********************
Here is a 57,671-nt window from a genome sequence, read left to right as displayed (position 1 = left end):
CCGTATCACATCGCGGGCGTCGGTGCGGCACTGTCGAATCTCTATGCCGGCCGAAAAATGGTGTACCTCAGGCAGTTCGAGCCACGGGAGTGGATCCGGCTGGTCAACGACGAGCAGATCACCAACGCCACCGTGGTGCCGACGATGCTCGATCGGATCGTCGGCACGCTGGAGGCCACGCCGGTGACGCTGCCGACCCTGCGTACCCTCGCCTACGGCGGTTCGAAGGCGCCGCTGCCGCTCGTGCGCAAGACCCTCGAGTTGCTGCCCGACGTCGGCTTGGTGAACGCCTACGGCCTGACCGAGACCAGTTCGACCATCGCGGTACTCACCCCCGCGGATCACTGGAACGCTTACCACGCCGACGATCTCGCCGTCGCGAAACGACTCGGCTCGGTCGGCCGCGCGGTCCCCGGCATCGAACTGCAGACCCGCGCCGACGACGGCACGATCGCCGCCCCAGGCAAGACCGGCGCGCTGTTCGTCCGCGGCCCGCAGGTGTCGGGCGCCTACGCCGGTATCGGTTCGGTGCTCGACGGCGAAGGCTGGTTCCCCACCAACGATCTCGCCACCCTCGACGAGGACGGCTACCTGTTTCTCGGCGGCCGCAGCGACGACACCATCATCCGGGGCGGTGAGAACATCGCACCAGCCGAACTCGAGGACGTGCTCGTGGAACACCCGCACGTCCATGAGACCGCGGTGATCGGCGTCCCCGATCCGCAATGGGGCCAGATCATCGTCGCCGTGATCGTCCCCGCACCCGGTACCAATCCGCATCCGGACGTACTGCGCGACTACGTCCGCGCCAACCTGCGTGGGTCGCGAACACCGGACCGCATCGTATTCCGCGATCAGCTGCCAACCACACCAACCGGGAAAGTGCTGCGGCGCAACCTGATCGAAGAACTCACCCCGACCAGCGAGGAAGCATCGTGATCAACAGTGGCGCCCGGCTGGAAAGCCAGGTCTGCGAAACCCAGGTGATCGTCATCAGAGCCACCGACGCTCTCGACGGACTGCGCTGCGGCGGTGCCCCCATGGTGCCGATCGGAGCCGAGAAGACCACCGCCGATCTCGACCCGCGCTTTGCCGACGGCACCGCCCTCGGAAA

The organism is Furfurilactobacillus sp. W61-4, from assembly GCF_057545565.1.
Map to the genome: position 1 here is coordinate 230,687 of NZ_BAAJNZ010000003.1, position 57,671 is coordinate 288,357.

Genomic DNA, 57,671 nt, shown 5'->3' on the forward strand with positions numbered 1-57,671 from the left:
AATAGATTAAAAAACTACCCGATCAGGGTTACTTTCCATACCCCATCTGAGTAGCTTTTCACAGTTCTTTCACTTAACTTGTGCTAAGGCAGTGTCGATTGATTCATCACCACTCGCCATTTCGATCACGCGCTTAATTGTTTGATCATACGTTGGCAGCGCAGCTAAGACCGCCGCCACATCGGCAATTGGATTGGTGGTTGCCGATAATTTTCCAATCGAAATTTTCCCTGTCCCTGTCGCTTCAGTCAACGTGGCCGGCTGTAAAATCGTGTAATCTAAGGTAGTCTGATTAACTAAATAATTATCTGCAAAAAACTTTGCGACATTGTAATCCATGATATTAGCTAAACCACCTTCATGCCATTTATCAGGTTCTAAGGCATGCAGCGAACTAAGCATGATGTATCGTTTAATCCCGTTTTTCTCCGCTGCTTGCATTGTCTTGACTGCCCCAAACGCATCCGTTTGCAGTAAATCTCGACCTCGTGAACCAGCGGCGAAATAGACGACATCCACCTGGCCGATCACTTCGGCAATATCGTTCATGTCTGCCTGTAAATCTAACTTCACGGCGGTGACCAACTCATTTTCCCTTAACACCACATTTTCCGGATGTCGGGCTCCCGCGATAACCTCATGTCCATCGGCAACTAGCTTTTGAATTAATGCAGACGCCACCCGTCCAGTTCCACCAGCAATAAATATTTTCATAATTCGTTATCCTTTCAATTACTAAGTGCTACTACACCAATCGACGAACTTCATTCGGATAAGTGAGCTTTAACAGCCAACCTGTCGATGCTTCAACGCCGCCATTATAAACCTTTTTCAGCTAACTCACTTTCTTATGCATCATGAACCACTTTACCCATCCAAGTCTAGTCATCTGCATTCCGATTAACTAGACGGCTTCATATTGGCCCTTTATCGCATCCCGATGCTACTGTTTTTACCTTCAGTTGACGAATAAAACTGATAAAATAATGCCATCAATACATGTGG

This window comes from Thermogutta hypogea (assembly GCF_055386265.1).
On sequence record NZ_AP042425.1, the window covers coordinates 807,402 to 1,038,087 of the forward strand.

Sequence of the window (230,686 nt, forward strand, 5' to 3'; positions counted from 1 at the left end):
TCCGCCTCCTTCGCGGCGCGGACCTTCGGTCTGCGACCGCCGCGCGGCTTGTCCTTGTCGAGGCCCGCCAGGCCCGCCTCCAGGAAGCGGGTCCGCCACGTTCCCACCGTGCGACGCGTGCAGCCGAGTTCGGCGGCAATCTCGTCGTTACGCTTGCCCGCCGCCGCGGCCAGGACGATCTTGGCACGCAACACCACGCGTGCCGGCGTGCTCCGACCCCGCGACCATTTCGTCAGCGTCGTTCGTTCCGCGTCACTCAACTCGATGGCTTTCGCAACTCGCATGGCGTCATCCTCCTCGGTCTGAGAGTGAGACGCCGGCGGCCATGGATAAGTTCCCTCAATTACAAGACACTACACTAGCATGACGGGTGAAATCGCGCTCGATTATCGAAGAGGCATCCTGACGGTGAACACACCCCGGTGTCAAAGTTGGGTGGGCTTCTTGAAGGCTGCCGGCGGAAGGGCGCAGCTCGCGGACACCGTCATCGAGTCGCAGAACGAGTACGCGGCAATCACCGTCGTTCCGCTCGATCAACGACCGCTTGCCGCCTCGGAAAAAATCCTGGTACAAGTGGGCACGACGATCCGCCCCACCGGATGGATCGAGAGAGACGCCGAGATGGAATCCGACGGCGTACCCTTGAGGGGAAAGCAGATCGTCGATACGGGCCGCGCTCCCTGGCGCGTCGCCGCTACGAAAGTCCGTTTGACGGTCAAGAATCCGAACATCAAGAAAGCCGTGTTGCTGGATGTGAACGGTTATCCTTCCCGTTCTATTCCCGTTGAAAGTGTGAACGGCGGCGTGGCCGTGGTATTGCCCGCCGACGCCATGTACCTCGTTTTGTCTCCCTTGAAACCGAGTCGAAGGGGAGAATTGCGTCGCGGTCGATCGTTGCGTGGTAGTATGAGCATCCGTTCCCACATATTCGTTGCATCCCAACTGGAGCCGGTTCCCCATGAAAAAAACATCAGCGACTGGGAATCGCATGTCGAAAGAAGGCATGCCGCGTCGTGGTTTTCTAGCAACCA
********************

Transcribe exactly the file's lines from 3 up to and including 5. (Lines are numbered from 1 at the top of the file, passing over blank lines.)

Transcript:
The organism is Furfurilactobacillus sp. W61-4, from assembly GCF_057545565.1.
Map to the genome: position 1 here is coordinate 230,687 of NZ_BAAJNZ010000003.1, position 57,671 is coordinate 288,357.

Genomic DNA, 57,671 nt, shown 5'->3' on the forward strand with positions numbered 1-57,671 from the left: